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McDonald's most spectacular restaurants: From an Eiffel-designed branch to an ancient Roman road

The Independent logo The Independent 16/03/2017 Dawn Emery

Would you like fries with that view of three skeletons? McDonald’s opened its first “museum-restaurant” in Frattocchie, a small village south of Rome, last month. Diners can slurp their milkshakes on top of a glass floor that’s been specially constructed to show off the stretch of ancient Roman road beneath.

The archaeological site – part of the Appian Way, the Roman Empire's most famous highway, which ran from the capital down to Brindisi in Puglia – was discovered in 2014, when the area was being excavated for the new restaurant. McDonald’s, to its credit, chipped in €300,000 to the restoration. As well as the road itself, paved with the iconic Roman basalt slabs, archaeologists found three skeletons. A fourth was found beneath a nearby petrol station with a coin in its mouth – believed to be an offering to Charon, the mythological ferryman who took dead Romans down to the underworld. But don't let that put you off your Big Mac: the real bones were taken away, and replaced with resin casts.

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Your dining companions: three (resin) skeletons are permanent residents at the Frattocchie branch (McDonald's)

If the idea of ordering a Filet-o-Fish in the land of pizza and pasta makes you feel a little queasy about your travel priorities, don't worry – you can walk through the underground gallery, without setting foot in the restaurant above. But if you're up for chowing down in a spectacular location, here are more of the most spectacular McDonald's branches in the world.

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Budapest's McDonald's includes a ceiling designed by Gustave Eiffel (Shoestring at wts wikivoyage/Wikimedia Commons)

Budapest, Hungary

Described by travellers as the “most beautiful” and “most opulent” McDonald’s in the world, Budapest's Nygugati station branch was designed by the Eiffel Company, who built Paris' famous tower (it's not for nothing that Budapest has often trumpeted its credentials as the Paris of Central Europe). Diners eat their Big Macs beneath an elaborate stuccoed ceiling on posh tables. It's the best way to feel better about eating junk food on holiday.​

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Buckle up for your burger in this NZ branch (Flickr/Michael Coglan)

Taupo, New Zealand

The McDonald’s in Taupo, New Zealand, comes with a decommissioned plane on the side. The site was previously part of a site owned by the Aeroplane Car Company, and the DC-3 plane came with it.

Diners can sit in the 20-seat aircraft, which was built in 1948 and flew 56,282 hours in its working life. Co-owner Eileen Byrne has said: ''We've had some really special moments over the years, like we had one man in his late eighties, Ray Misson, who was the last person to ever fly that plane when it was a top-dresser. It was quite a job to manoeuvre him into the seat but once we had him sitting there, it was a dream.''

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Yangshou's McDonald's sits in the middle of the historic lakefront district (China Off Season/Flickr (CC by 2.0))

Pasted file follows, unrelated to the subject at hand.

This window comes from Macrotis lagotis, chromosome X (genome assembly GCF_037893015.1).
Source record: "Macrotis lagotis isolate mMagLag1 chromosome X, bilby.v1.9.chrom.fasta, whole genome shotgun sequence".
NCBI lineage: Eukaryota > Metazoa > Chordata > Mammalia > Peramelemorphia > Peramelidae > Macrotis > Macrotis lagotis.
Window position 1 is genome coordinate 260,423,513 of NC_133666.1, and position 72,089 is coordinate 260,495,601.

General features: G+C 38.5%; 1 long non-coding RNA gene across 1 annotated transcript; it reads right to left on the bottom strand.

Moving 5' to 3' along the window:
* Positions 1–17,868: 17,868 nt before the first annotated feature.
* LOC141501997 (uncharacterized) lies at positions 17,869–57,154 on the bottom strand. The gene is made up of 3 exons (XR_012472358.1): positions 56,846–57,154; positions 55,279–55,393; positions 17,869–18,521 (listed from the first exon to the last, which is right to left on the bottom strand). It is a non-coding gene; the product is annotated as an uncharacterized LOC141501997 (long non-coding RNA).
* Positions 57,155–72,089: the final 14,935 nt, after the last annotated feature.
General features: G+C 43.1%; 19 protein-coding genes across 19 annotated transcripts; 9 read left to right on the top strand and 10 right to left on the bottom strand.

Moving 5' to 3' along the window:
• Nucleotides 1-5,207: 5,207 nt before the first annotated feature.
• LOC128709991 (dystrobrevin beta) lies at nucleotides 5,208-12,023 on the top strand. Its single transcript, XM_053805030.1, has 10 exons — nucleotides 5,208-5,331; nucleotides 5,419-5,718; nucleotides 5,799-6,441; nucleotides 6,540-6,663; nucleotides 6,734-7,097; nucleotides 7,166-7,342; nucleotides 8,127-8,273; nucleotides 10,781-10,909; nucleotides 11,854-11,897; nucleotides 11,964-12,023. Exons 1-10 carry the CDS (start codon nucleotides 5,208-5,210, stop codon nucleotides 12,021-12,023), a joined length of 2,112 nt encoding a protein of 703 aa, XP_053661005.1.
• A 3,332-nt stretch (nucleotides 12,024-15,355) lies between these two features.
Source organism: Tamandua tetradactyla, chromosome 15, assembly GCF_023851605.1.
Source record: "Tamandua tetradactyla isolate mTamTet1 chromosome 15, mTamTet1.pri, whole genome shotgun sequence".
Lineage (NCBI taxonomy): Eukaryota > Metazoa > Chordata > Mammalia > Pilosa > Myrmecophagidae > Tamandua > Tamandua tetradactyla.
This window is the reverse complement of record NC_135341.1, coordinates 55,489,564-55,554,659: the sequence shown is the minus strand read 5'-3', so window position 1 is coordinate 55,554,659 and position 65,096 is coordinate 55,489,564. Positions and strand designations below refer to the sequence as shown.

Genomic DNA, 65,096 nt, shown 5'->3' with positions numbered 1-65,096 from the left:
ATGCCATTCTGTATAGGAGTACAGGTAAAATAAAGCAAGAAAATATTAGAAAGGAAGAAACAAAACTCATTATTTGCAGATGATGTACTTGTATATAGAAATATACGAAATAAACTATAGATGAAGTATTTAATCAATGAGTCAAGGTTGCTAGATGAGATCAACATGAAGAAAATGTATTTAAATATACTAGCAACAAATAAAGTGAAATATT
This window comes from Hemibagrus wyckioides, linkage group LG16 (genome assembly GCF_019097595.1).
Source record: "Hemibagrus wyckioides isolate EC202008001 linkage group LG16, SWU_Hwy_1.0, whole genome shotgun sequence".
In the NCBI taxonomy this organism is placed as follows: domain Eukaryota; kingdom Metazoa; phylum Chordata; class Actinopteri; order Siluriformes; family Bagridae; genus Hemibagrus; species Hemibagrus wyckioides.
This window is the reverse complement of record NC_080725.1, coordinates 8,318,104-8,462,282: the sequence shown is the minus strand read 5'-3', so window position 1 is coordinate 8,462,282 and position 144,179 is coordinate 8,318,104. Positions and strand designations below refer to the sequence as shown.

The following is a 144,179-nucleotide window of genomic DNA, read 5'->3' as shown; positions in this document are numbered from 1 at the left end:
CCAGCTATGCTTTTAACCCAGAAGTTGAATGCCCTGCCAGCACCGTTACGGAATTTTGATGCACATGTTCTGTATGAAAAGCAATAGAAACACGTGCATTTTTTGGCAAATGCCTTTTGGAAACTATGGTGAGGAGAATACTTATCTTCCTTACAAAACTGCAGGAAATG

Yangshou, China

A McDonald’s restaurant might not seem to be a natural fit for the Yangshou area, known for its breathtaking natural beauty, all picturesque mountains and a glistening lakefront. Especially since the modern building sits directly on said lakefront. But at least you get unspoiled views of the water as you eat.

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Roswell's spaceship-shaped McDonald's is out of this world (Flickr/Ben P Barnett)

Roswell, USA

Conspiracy theorists have claimed that an alien aircraft crash-landed in Roswell, New Mexico, in 1947 (the US government insists it was a nuclear test surveillance balloon). And alongside the UFO museum, alien-shaped street lamps, an annual UFO festival and other themed shops and restaurants, McDonald’s has gone all out with a spaceship-shaped restaurant lit with neon, and Ronald McDonald as an astronaut in the play area.

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Batumi's futuristic branch is McDonald's for grownups (Wikimedia Commons Jaqeli (CCSA2.0))

Batumi, Georgia

One for the grown ups: this futuristic building was designed by award-winning architect Giorgi Khmaladze, and features 460 glass panels on the outside with a reflective pool around it. Khmaladze says the patio area is “enclosed from all sides to protect the space from outside noise” and provides “calm open air seating”, so there's scope for post-Big Mac meditation.

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This Long Island McDonald's gives off a hint of Gatsby (Society for the Preservation of Long Island Antiquities)

New Hyde Park, USA

McDonald’s had originally intended to demolish the dilapidated Denton House building in New Hyde Park (on Long Island beyond Queens), but they didn't bet on tenacious local residents who fought for the 18th-century house to be given historic designation. Thwarted, McDonald's were allowed to build a single-storey drive-thru round the back, on the condition that they restored the exterior to its original splendour. Now, from the outside, you'd (almost) never know.

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